Pakistan pushes against polio vaccine misinformation


The social media platform also removed related targeting options, which help direct ads to audiences based on factors including age, hobbies and probable interests.

Move comes amid outbreaks of measles in the USA attributed to growing numbers of parents who refuse to vaccinate their childrenFacebook launched an offensive on Thursday to suppress the spread of misinformation about vaccines on the 2.3-billion-member social network.

The company has faced pressure in recent weeks to tackle the problem, amid outbreaks of measles around the United States attributed to growing numbers of parents who refuse to vaccinate their children.

According to TechCrunch, Facebook will also reject ads promoting anti-vaccination propaganda.

Facebook said that it would rely on vetting from leading global health organizations that "have publicly identified verifiable vaccine hoaxes".

As outlined, the global kneecapping of anti-vaxxers on Facebook will take a few forms: downgrading the ranking of pages and groups from search and on News Feed, rejecting ads that contain misinformation about vaccines, and 86ing these sorts of conspiracies from recommendations, Explore pages, and hashtag pages within Instagram, which Facebook, of course, owns.

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The social networking giant will start downranking groups and pages that spread misinformation about vaccination on both News Feed and its search function.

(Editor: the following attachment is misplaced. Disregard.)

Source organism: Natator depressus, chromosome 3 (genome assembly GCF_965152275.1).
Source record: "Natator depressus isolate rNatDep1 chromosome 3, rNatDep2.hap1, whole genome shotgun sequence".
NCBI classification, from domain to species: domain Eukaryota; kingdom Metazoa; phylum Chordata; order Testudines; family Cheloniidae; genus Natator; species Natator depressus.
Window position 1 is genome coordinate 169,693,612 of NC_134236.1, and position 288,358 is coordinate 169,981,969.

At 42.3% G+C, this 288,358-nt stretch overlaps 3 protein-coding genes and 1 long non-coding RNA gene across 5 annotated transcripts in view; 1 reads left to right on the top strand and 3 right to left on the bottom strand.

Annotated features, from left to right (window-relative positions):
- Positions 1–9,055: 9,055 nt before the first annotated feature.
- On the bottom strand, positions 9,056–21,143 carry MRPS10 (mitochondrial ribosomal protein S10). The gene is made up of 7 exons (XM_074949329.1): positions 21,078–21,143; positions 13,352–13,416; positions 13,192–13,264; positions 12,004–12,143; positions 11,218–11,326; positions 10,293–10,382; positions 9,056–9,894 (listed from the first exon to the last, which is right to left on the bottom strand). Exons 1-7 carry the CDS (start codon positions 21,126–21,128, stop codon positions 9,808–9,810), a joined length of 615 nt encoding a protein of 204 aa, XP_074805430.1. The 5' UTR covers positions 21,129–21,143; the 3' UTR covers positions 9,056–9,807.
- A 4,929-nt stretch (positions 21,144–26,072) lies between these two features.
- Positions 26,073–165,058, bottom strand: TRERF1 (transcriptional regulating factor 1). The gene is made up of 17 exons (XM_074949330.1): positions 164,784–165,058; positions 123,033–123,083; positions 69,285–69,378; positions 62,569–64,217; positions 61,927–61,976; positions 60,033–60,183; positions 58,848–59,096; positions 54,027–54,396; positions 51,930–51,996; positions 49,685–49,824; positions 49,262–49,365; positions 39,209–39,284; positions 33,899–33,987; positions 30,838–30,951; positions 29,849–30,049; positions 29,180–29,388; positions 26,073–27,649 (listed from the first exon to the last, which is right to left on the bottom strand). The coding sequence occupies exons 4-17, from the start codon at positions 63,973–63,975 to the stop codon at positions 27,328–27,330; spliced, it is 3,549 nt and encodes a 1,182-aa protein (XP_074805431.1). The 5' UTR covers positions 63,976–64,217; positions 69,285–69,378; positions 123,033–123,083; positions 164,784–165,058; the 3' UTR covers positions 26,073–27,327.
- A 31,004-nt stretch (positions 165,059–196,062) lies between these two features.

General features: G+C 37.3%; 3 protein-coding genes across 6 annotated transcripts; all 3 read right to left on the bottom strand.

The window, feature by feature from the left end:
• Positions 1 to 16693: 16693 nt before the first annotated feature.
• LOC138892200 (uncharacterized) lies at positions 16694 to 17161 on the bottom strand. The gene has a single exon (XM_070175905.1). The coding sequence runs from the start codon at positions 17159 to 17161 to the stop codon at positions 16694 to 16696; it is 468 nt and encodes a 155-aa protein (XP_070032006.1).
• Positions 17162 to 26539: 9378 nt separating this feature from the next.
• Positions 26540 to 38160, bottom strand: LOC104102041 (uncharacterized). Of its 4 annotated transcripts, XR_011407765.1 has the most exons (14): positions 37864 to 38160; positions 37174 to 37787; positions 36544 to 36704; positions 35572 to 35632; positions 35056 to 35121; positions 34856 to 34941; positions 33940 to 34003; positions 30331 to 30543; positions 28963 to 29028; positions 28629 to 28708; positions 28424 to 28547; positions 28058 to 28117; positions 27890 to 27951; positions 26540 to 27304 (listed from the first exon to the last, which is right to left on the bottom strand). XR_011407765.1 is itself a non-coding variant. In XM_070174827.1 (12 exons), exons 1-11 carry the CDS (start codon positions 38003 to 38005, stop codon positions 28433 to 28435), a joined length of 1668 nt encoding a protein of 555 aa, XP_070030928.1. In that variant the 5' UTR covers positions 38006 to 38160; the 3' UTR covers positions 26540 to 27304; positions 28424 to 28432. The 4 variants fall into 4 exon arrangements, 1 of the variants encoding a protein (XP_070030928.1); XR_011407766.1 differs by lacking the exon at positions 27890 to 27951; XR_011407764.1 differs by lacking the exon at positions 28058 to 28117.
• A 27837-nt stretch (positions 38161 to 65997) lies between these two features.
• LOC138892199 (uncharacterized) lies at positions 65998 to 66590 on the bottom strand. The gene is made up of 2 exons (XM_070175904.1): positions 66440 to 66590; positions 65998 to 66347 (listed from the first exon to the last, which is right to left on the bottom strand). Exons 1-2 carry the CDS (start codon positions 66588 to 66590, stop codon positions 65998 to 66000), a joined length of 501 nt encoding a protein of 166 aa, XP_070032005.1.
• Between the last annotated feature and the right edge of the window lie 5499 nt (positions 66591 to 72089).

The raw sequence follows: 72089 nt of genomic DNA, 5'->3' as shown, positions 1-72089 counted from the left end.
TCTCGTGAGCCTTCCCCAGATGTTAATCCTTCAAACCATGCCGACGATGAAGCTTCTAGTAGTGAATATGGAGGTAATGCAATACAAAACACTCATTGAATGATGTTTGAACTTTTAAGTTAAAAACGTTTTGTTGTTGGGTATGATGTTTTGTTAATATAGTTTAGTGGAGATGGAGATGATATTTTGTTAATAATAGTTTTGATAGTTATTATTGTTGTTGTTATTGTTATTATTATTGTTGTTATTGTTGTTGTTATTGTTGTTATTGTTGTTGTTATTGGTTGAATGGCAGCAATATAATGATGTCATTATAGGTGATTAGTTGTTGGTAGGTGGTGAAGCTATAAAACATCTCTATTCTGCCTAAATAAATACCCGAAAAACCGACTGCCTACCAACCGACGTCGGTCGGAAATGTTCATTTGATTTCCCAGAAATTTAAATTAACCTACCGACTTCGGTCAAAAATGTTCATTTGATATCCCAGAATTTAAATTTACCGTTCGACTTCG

A statement said that government had chose to reach out to Facebook and YouTube managements in a bid to remove all anti-polio vaccine propaganda videos and other materials. The World Health Organization recently dubbed "vaccine hesitancy" one of the top global threats of 2019.

In a statement to The Washington Post last month, Facebook said that most anti-vaccination content didn't violate its policies around inciting "real-world harm".

The social media platform's AI system will hunt for specific contradictory claims about vaccines through posts and media and dilute the culpable groups and pages, although members belonging to those groups will continue to view such posts. But despite ample available data some groups continue to lobby against mandatory vaccination, gaining significant traction on social media sites.

Some accounts will be disabled if they're found to be continuously violating policy by sharing inaccurate information that could jeopardize the health of the public.

Previously, Pinterest and YouTube have also attempted to reduce the reach of anti-vaccine content.